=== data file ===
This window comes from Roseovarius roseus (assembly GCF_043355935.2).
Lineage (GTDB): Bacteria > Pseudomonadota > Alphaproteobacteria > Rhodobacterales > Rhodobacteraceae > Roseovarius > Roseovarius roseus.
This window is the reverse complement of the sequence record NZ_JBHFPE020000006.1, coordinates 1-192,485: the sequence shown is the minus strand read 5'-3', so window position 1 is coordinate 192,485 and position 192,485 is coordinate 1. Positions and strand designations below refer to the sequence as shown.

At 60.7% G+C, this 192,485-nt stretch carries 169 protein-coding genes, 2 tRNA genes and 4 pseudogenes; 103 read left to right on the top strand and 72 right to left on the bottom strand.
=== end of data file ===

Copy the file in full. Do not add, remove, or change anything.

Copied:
This window comes from Roseovarius roseus (assembly GCF_043355935.2).
Lineage (GTDB): Bacteria > Pseudomonadota > Alphaproteobacteria > Rhodobacterales > Rhodobacteraceae > Roseovarius > Roseovarius roseus.
This window is the reverse complement of the sequence record NZ_JBHFPE020000006.1, coordinates 1-192,485: the sequence shown is the minus strand read 5'-3', so window position 1 is coordinate 192,485 and position 192,485 is coordinate 1. Positions and strand designations below refer to the sequence as shown.

At 60.7% G+C, this 192,485-nt stretch carries 169 protein-coding genes, 2 tRNA genes and 4 pseudogenes; 103 read left to right on the top strand and 72 right to left on the bottom strand.